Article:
Chickasaw Nation Celebrates 2 Language Revitalization Landmarks

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New Chickasaw ‘Digital’ Dictionary Released

In October 2020 the ‘Chickasaw Dictionary’, originally published in 1973 by Jesse Humes and Vinnie May (James) Humes, was released in digital format as part of the Chickasaw Language Revitalization Program - an intriguing project aimed at helping preserve the language and culture of the Chickasaw Indians for future generations.

Readers can either browse through the new digital dictionary, or search for specific words - from Chickasaw to English and vice versa - and listen to the correct pronunciation.

The Chickasaw Nation is the twelfth-largest nationally recognized indigenous nation in the USA, and the seventh-largest employer in the state of Oklahoma, and it is one of the ‘named’ so-called ‘Five Civilized Tribes’ (Cherokee, Chickasaw, Choctaw, Creek and Seminole) who were removed in the early 19th century via the ‘Trail of Tears’ route from their homelands in the southeastern United States to what is now Oklahoma.

During pre-removal, the Cherokee had their own alphabet, developed by the legendary Sequoyah, and is still in use today. It was different with the Chickasaw, whose language was threatened with extinction, making the project to preserve the old mother tongue with this language programme all the more remarkable.

Silver Feather Award for Chickasaw Author Glenda Galvan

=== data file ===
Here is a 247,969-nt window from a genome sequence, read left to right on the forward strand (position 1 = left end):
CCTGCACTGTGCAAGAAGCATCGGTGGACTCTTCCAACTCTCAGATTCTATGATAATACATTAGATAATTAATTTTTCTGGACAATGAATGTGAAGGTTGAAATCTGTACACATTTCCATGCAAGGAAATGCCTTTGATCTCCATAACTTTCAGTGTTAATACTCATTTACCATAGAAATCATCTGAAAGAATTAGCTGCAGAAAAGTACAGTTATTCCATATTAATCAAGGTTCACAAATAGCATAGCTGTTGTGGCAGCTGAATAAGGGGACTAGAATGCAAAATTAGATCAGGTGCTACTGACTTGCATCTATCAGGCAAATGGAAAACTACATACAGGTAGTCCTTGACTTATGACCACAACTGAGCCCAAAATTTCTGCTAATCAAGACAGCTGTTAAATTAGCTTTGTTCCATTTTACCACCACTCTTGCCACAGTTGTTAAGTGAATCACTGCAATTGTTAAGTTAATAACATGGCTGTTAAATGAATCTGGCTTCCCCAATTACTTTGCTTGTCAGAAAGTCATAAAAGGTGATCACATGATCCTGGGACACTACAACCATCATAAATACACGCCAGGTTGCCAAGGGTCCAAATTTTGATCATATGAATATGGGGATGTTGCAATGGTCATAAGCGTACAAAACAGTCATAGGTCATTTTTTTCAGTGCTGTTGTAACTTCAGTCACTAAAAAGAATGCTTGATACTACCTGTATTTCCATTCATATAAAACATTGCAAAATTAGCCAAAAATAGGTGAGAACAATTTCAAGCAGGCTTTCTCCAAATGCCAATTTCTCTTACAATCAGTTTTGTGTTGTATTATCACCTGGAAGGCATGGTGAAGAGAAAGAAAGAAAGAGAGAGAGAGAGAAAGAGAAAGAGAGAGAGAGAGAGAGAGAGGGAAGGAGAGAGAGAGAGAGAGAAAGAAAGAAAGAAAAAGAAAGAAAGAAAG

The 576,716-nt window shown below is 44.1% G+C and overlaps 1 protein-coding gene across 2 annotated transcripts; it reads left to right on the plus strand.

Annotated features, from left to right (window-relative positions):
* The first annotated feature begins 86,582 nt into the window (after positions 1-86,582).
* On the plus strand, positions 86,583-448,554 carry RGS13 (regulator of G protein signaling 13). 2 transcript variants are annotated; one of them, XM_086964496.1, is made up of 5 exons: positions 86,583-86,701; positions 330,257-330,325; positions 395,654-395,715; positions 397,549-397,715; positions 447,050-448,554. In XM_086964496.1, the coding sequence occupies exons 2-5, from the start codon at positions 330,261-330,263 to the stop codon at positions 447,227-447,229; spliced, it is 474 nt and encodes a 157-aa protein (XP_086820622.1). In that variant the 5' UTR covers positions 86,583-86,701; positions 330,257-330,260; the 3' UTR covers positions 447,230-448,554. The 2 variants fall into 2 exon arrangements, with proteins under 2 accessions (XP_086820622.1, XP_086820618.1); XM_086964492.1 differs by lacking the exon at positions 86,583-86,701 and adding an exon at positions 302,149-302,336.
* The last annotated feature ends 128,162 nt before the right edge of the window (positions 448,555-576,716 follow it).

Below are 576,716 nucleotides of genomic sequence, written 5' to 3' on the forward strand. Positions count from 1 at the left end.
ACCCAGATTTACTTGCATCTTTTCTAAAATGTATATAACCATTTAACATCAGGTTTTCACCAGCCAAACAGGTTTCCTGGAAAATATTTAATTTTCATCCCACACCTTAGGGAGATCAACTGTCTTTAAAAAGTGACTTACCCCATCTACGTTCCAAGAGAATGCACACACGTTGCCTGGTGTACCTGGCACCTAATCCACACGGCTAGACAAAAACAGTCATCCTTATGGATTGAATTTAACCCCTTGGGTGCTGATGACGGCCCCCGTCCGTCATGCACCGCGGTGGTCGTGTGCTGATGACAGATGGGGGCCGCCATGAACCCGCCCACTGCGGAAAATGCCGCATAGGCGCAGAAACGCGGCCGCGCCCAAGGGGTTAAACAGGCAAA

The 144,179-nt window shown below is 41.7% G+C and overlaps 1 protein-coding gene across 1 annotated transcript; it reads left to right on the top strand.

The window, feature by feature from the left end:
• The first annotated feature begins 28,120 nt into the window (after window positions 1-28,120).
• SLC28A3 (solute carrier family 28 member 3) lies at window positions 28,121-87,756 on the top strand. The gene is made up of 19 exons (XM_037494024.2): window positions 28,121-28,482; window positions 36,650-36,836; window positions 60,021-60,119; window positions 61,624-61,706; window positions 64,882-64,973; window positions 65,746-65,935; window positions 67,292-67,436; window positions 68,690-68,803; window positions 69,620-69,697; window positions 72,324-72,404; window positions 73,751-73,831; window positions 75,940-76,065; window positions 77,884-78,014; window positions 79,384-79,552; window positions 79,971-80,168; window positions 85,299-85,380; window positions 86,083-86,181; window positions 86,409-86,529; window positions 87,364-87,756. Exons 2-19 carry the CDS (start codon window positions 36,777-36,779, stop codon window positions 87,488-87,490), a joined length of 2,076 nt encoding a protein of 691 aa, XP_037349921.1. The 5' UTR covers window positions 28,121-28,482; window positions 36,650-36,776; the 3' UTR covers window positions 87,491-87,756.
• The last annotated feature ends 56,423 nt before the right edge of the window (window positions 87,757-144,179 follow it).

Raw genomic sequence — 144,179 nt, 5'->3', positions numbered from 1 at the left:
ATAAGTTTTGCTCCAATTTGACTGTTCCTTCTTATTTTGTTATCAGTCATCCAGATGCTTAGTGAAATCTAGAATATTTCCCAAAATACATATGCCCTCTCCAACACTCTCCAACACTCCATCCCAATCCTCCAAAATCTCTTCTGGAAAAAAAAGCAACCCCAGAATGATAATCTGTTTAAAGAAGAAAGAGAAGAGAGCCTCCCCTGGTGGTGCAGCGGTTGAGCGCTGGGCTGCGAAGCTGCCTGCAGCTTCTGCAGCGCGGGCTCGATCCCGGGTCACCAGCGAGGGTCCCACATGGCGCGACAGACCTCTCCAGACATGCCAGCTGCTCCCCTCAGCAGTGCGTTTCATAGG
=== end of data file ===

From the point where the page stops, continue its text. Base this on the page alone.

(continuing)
It is also fitting that Glenda Galvan received the Silver Feather Award this year - an accolade given by the Chickasaw Nation annually since 1999, to Chickasaw Indians who have made a special contribution to the culture, language and everyday life of the tribe.

Storyteller Galvan has, for example, published three children's books in English and Chickasaw. Having worked as a curator for the Chickasaw Nation Museum & Library and since retired, Glenda Galvan is now manager of the Chickasaw White House in Emet, OK. Many of her bilingual books such as ‘Chickasha Stories, A Shared Spirit’ now serve as an introduction to the Chickasaw language in schools.

Notes for Editors

The Chickasaw are native to southern Oklahoma. Under the name ‘Chickasaw Country’, 13 districts in the region have come together to form their own tourism and marketing organization. A highlight for visitors is the Chickasaw Cultural Center in Sulphur, OK.


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